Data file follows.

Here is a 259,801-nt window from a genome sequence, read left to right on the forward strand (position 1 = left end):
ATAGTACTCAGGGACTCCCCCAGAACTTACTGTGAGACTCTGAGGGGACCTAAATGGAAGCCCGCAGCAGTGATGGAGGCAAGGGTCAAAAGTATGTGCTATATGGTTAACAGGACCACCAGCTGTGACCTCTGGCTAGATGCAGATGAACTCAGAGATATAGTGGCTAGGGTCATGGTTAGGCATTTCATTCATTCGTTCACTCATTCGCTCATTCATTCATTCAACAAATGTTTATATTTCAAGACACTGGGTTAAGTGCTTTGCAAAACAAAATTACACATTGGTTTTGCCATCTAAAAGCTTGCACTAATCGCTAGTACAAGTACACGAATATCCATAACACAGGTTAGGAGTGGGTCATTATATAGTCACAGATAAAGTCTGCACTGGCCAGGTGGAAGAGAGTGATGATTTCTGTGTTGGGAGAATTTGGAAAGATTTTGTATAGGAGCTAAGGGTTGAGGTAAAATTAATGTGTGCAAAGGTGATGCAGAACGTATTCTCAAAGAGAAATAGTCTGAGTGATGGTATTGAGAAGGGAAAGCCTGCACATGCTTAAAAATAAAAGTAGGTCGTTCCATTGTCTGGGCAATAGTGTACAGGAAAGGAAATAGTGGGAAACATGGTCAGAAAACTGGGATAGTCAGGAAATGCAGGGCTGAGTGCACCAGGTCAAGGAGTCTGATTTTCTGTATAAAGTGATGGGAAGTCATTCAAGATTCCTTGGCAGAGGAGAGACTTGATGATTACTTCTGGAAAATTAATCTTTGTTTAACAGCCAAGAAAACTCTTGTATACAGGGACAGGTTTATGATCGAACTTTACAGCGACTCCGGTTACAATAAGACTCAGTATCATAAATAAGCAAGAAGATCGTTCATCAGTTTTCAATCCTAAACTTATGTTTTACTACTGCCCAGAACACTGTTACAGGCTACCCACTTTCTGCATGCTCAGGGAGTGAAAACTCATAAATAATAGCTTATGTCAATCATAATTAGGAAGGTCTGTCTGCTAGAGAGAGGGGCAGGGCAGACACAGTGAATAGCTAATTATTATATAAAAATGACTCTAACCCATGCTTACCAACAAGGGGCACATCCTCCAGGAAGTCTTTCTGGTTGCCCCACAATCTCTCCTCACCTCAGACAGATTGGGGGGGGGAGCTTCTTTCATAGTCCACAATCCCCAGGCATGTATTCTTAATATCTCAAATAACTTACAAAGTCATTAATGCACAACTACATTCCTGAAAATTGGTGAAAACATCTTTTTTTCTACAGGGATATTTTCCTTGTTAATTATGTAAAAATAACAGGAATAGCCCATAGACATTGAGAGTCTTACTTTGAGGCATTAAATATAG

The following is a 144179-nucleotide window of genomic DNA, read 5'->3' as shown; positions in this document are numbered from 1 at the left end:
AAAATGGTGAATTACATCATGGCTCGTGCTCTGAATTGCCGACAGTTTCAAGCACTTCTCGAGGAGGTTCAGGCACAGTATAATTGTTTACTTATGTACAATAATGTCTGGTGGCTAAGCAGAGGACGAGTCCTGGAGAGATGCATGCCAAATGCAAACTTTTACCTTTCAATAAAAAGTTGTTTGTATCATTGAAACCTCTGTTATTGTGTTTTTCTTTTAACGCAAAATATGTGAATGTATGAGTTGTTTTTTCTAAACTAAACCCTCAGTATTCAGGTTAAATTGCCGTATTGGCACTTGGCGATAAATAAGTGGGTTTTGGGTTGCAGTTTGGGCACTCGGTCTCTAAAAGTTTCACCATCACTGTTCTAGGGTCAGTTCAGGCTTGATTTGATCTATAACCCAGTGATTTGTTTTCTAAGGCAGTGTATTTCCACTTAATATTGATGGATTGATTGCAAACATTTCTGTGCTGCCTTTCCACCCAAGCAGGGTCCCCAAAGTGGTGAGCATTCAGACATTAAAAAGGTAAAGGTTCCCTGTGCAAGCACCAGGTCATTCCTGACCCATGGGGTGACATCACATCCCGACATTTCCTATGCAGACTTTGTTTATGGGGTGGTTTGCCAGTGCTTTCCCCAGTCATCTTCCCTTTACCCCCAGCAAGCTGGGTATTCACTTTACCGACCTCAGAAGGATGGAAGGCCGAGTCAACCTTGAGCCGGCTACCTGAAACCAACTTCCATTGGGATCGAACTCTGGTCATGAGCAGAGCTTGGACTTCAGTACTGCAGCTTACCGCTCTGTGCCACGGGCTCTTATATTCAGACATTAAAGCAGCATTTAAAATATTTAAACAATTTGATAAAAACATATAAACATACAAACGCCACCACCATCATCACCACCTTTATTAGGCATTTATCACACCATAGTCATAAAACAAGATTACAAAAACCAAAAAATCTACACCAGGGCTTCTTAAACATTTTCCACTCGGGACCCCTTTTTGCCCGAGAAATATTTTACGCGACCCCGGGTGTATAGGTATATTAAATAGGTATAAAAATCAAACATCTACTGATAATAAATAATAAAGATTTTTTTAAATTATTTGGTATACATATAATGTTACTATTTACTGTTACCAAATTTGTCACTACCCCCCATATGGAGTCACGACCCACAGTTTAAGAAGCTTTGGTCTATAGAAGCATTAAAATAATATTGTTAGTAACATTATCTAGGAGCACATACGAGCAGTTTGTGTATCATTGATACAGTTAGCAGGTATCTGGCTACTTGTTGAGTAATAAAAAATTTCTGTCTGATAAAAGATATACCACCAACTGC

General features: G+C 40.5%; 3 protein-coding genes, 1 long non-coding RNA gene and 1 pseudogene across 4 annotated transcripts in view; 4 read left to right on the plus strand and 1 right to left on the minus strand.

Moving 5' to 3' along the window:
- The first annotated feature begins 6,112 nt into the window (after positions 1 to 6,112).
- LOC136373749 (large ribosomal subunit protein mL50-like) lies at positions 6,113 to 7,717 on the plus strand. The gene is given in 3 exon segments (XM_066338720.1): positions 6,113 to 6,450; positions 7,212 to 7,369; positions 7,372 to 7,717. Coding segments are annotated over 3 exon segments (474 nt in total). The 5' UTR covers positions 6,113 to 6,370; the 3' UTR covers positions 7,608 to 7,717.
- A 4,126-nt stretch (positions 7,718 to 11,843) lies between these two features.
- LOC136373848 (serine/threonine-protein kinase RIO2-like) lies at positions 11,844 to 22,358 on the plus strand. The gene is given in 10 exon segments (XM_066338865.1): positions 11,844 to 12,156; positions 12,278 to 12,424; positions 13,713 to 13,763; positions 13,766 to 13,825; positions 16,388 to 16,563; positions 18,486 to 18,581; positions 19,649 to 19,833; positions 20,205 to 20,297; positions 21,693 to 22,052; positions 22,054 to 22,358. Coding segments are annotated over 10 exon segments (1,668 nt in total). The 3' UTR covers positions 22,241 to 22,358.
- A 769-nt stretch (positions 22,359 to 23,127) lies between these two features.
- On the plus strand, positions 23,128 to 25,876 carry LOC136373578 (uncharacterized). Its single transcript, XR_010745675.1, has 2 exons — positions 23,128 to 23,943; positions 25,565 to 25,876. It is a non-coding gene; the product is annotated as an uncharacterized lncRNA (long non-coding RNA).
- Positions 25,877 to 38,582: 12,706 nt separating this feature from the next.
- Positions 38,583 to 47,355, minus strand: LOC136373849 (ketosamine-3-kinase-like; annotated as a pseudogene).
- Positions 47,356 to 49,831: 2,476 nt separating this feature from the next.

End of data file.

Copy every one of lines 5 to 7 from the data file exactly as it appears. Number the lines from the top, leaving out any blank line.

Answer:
General features: G+C 40.5%; 3 protein-coding genes, 1 long non-coding RNA gene and 1 pseudogene across 4 annotated transcripts in view; 4 read left to right on the plus strand and 1 right to left on the minus strand.

Moving 5' to 3' along the window:
- The first annotated feature begins 6,112 nt into the window (after positions 1 to 6,112).